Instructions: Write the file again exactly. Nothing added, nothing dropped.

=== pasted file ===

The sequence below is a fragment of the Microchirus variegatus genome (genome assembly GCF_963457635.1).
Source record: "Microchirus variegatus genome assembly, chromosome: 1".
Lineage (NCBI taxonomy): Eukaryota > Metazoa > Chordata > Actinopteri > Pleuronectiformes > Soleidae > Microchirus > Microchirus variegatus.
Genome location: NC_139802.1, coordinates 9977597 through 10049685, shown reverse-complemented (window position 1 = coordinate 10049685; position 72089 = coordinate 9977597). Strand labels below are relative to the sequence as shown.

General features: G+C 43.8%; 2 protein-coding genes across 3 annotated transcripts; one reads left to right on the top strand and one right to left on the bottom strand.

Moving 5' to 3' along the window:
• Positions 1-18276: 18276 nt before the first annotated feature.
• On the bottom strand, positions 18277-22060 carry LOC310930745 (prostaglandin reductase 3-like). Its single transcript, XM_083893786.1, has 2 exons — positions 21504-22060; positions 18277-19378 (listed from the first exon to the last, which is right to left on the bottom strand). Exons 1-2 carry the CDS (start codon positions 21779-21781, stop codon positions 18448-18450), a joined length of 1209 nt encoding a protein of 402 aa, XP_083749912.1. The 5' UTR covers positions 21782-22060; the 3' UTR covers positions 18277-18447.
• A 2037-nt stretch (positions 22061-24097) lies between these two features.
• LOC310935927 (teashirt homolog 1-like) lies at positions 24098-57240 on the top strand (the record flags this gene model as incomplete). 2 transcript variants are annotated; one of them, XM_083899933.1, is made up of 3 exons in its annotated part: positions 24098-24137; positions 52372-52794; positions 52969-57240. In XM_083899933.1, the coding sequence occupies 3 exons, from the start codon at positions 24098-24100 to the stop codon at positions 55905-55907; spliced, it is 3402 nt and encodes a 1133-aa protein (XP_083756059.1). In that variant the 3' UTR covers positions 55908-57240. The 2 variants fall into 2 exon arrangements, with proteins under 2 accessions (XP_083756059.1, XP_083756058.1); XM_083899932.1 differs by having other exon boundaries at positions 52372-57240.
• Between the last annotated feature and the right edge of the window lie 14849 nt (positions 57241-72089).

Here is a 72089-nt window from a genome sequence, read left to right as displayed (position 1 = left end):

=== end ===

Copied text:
The sequence below is a fragment of the Microchirus variegatus genome (genome assembly GCF_963457635.1).
Source record: "Microchirus variegatus genome assembly, chromosome: 1".
Lineage (NCBI taxonomy): Eukaryota > Metazoa > Chordata > Actinopteri > Pleuronectiformes > Soleidae > Microchirus > Microchirus variegatus.
Genome location: NC_139802.1, coordinates 9977597 through 10049685, shown reverse-complemented (window position 1 = coordinate 10049685; position 72089 = coordinate 9977597). Strand labels below are relative to the sequence as shown.

General features: G+C 43.8%; 2 protein-coding genes across 3 annotated transcripts; one reads left to right on the top strand and one right to left on the bottom strand.

Moving 5' to 3' along the window:
• Positions 1-18276: 18276 nt before the first annotated feature.
• On the bottom strand, positions 18277-22060 carry LOC310930745 (prostaglandin reductase 3-like). Its single transcript, XM_083893786.1, has 2 exons — positions 21504-22060; positions 18277-19378 (listed from the first exon to the last, which is right to left on the bottom strand). Exons 1-2 carry the CDS (start codon positions 21779-21781, stop codon positions 18448-18450), a joined length of 1209 nt encoding a protein of 402 aa, XP_083749912.1. The 5' UTR covers positions 21782-22060; the 3' UTR covers positions 18277-18447.
• A 2037-nt stretch (positions 22061-24097) lies between these two features.
• LOC310935927 (teashirt homolog 1-like) lies at positions 24098-57240 on the top strand (the record flags this gene model as incomplete). 2 transcript variants are annotated; one of them, XM_083899933.1, is made up of 3 exons in its annotated part: positions 24098-24137; positions 52372-52794; positions 52969-57240. In XM_083899933.1, the coding sequence occupies 3 exons, from the start codon at positions 24098-24100 to the stop codon at positions 55905-55907; spliced, it is 3402 nt and encodes a 1133-aa protein (XP_083756059.1). In that variant the 3' UTR covers positions 55908-57240. The 2 variants fall into 2 exon arrangements, with proteins under 2 accessions (XP_083756059.1, XP_083756058.1); XM_083899932.1 differs by having other exon boundaries at positions 52372-57240.
• Between the last annotated feature and the right edge of the window lie 14849 nt (positions 57241-72089).

Here is a 72089-nt window from a genome sequence, read left to right as displayed (position 1 = left end):